A memory management unit (MMU), sometimes called paged memory management unit (PMMU), is a computer hardware component responsible for handling accesses to memory requested by the central processing unit (CPU). Its functions include translation of virtual addresses to physical addresses (i.e., virtual memory management) memory protection,cache control, bus arbitration, and, in simpler computer architectures (especially 8-bit systems), bank switching. How it works
Modern MMUs typically divide the virtual address space into pages, each having a size which is a power of 2, usually a few kilobytes. The bottom n bits of the address are left unchanged. The upper address bits are the (virtual) page number. The MMU normally translates virtual page numbers to physical page numbers via an associative cache called a Translation Look aside Buffer (TLB). When the TLB lacks a translation, a slower mechanism involving hardware-specific data structures or software assistance is used. The data found in such data structures are typically called page table entries (PTEs), and the data structure itself is typically called a page table. The physical page number is combined with the page offset to give the complete physical address. Examples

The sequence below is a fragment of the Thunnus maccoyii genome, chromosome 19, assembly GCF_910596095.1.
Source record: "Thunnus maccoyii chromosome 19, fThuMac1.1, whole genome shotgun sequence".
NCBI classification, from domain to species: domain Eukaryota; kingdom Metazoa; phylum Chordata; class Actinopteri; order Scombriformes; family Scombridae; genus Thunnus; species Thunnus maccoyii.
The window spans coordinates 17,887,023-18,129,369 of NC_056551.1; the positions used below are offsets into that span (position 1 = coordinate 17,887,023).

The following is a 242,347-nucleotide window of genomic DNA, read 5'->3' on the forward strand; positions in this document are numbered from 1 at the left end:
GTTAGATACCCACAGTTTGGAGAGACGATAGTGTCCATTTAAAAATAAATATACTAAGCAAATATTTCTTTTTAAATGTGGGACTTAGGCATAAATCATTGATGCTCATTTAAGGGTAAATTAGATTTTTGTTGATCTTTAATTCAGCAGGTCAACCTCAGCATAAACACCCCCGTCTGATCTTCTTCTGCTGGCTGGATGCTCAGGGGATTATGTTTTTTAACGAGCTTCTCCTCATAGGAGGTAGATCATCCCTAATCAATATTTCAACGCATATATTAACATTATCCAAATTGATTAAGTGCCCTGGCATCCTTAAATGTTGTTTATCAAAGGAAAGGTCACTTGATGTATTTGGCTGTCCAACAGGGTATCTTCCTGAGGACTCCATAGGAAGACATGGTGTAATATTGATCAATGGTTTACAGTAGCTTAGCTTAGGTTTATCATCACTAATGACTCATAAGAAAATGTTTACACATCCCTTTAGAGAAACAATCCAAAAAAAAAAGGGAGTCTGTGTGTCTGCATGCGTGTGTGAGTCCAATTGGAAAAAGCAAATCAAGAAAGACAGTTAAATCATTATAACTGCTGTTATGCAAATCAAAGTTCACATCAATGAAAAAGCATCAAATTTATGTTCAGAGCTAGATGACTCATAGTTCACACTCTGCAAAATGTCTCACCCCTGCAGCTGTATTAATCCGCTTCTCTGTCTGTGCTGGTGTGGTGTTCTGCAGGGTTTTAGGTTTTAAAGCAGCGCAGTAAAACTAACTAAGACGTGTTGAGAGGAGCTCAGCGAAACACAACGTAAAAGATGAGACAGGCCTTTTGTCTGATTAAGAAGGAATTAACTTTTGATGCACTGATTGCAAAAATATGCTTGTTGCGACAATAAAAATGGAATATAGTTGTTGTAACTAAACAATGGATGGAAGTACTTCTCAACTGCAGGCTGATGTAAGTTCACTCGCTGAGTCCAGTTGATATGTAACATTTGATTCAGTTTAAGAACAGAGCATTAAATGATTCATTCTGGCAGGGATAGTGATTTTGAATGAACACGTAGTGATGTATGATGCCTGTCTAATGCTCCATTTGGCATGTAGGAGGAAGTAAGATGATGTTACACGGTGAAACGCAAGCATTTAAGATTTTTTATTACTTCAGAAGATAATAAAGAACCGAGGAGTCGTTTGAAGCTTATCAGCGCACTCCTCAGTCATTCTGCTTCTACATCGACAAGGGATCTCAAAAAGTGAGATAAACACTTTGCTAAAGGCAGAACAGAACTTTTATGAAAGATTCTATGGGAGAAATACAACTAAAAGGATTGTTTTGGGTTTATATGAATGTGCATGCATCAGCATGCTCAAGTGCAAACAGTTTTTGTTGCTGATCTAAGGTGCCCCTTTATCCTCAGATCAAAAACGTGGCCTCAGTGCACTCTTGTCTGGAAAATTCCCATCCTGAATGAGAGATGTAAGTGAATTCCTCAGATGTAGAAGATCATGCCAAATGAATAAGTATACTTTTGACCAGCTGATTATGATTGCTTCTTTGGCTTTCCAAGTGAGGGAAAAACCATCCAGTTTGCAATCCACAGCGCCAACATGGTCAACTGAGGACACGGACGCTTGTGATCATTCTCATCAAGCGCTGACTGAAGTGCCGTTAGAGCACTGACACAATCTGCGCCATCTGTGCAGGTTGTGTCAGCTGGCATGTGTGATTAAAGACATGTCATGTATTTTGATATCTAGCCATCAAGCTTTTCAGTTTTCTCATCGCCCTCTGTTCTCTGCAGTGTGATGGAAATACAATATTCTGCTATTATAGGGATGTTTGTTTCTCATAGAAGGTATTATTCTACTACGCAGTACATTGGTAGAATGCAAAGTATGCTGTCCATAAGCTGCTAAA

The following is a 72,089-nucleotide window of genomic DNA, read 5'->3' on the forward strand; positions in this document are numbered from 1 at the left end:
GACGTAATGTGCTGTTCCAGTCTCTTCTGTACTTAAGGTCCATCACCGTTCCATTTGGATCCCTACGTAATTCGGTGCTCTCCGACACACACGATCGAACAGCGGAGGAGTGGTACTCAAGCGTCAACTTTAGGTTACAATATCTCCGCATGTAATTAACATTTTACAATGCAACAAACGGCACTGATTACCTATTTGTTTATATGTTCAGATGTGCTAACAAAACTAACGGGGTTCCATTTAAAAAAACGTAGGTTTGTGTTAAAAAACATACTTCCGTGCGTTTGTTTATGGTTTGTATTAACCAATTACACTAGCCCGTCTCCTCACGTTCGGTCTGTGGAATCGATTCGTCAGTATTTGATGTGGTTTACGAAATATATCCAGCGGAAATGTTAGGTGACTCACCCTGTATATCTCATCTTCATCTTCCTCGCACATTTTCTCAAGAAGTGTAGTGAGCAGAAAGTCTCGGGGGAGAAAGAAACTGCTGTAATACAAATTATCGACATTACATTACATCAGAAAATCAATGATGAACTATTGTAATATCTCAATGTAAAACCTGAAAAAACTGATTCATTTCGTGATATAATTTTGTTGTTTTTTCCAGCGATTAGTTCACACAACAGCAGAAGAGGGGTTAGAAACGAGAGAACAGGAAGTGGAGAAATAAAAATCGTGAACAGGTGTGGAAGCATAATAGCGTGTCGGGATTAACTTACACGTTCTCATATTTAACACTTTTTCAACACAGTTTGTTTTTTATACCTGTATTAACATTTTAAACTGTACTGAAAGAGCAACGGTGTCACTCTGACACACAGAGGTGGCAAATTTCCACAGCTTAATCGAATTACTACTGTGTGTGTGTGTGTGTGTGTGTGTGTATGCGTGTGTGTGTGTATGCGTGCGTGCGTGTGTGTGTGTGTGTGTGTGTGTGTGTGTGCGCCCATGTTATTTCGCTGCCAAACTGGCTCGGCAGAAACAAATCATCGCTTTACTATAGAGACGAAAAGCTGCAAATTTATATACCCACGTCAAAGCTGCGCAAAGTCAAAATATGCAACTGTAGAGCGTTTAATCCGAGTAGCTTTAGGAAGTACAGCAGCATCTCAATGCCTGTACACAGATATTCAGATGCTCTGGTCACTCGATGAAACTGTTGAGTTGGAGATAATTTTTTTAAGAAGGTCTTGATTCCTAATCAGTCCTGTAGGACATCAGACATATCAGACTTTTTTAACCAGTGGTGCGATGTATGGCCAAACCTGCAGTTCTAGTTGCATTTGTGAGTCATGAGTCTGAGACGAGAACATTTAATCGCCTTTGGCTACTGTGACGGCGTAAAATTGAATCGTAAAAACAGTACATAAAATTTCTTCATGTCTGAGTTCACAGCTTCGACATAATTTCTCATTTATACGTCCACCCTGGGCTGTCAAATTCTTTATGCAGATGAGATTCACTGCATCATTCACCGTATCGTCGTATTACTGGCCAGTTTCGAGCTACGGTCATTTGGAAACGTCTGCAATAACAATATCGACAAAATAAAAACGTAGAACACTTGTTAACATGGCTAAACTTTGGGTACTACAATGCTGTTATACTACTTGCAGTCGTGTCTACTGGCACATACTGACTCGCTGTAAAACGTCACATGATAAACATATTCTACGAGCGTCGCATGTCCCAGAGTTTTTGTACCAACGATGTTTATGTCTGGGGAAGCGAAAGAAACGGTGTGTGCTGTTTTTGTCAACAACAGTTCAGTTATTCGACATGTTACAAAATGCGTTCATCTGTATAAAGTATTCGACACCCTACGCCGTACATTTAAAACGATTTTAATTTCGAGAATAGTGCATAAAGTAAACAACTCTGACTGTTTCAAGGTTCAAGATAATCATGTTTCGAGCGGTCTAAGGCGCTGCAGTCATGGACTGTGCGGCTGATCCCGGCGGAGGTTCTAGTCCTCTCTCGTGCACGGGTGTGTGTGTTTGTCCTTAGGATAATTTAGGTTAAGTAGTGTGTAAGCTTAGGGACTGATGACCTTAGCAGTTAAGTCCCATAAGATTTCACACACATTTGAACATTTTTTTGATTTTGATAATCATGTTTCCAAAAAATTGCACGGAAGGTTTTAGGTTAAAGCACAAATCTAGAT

VAX pages are 512 bytes, which is very small. An OS may treat multiple pages as if they were a single larger page, for example Linux on VAX groups 8 pages together, so that the system is viewed as having 4 KiB pages. The VAX divides memory into 4 fixed-purpose regions, each 1 GiB in size. x86
The x86 architecture has evolved over a long time while maintaining full software compatibility even for OS code. Thus the MMU is extremely complex, with many different possible operating modes. DEC Alpha
The DEC Alpha processor divides memory into 8192-byte pages. After a TLB miss, low-level firmware machine code (here called PAL code) walks a 3-level tree-structured page table. Addresses are broken down as follows:...